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I’m like most. The latest wave of revelations about clerical sexual abuse demoralizes me. I’m not wavering in my conviction that the one true and apostolic communion of the saints subsists in the Catholic Church. I think of what St Paul says: “We have this treasure in earthen vessels, to show that the transcendent power belongs to God and not to us” (2 Cor 4:7).

In a newly published reflection on the recent scandals, “ Bible and Sin: The Church as Israel ”, Gary Anderson, a First Things stalwart, gives an especially rich biblical rationale for our ongoing faith in a sin-stained Church, reminding us that the people of Israel were hardly spotless—the Old Testament records many episodes of faithlessness and idolatry. Yet God’s election of Israel is more powerful than human sinfulness, and from the root of Jesse was Jesus born.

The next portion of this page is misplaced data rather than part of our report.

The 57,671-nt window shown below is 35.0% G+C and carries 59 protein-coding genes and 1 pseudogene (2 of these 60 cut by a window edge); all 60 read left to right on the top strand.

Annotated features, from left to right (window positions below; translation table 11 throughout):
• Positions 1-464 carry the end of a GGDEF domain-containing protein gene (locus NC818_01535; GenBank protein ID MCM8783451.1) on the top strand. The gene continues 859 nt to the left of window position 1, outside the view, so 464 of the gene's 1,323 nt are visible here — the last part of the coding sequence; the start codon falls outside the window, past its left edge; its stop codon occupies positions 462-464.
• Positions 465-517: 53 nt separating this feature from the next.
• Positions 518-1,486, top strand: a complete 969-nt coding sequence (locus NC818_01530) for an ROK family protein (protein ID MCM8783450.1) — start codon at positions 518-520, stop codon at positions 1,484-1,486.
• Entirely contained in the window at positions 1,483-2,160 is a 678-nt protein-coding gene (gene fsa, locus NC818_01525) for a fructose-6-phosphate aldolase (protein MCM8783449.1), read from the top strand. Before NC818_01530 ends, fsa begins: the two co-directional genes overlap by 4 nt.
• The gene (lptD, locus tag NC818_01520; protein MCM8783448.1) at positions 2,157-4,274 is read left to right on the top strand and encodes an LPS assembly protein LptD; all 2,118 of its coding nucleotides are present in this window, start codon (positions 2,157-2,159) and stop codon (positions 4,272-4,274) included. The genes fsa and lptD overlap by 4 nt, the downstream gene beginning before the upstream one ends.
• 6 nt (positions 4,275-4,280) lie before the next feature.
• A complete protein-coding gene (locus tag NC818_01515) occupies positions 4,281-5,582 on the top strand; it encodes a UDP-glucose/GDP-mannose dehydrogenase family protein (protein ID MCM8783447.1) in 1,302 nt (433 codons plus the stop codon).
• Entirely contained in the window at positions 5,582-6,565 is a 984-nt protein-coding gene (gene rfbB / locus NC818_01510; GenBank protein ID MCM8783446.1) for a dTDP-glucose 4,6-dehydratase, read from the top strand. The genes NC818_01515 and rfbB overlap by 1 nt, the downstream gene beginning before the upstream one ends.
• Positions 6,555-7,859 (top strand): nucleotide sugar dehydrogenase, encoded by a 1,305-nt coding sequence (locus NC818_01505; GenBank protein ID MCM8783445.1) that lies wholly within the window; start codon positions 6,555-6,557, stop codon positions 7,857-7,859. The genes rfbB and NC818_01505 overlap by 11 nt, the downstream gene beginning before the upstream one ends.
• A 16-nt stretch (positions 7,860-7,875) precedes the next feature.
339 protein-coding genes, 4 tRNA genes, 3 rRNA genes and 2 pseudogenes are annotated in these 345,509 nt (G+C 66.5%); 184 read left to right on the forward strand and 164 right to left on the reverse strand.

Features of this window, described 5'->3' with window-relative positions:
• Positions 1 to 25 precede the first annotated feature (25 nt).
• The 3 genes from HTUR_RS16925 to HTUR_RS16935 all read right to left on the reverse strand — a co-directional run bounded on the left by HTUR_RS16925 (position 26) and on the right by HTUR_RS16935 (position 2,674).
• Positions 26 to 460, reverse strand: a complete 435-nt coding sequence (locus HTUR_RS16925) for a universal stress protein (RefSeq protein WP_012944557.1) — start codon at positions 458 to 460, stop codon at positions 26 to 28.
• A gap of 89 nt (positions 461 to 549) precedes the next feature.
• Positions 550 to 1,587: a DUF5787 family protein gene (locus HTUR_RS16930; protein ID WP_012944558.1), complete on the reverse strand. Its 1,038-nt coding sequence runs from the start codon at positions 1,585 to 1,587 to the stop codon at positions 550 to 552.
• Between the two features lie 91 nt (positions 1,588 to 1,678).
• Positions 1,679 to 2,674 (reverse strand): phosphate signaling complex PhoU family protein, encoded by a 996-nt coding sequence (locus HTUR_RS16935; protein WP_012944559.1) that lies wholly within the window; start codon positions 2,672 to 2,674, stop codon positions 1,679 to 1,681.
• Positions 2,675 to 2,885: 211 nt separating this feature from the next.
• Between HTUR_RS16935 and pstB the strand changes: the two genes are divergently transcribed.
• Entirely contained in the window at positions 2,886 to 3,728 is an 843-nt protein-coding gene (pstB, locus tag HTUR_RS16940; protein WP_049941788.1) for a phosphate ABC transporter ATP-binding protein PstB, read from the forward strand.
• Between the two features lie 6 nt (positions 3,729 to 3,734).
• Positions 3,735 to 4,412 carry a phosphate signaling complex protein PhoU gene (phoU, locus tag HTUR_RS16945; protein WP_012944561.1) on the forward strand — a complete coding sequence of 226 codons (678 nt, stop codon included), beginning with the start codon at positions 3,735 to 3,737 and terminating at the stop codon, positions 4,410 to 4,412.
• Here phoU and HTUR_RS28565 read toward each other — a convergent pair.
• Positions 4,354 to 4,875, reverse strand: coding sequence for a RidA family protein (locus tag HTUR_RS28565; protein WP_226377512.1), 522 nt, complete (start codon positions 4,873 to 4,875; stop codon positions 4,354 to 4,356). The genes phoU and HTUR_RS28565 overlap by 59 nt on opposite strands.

So, yes, our church leaders sin. “As St. Augustine well knew,” Anderson writes, “when God called the church into being, he did not alter the moral DNA we share with the rest of the human race.” There is much to weep over and repent of, but we need not despair. For, as Anderson observes, again following St. Augustine, “What is divine about the church is not the moral character of its office holders but the eternal promise that God has bestowed upon it.”

The transcendent power belongs to God, not us, and therefore our sins cannot corrupt or destroy or stymie the treasure he has given to us in Christ. Good news that.

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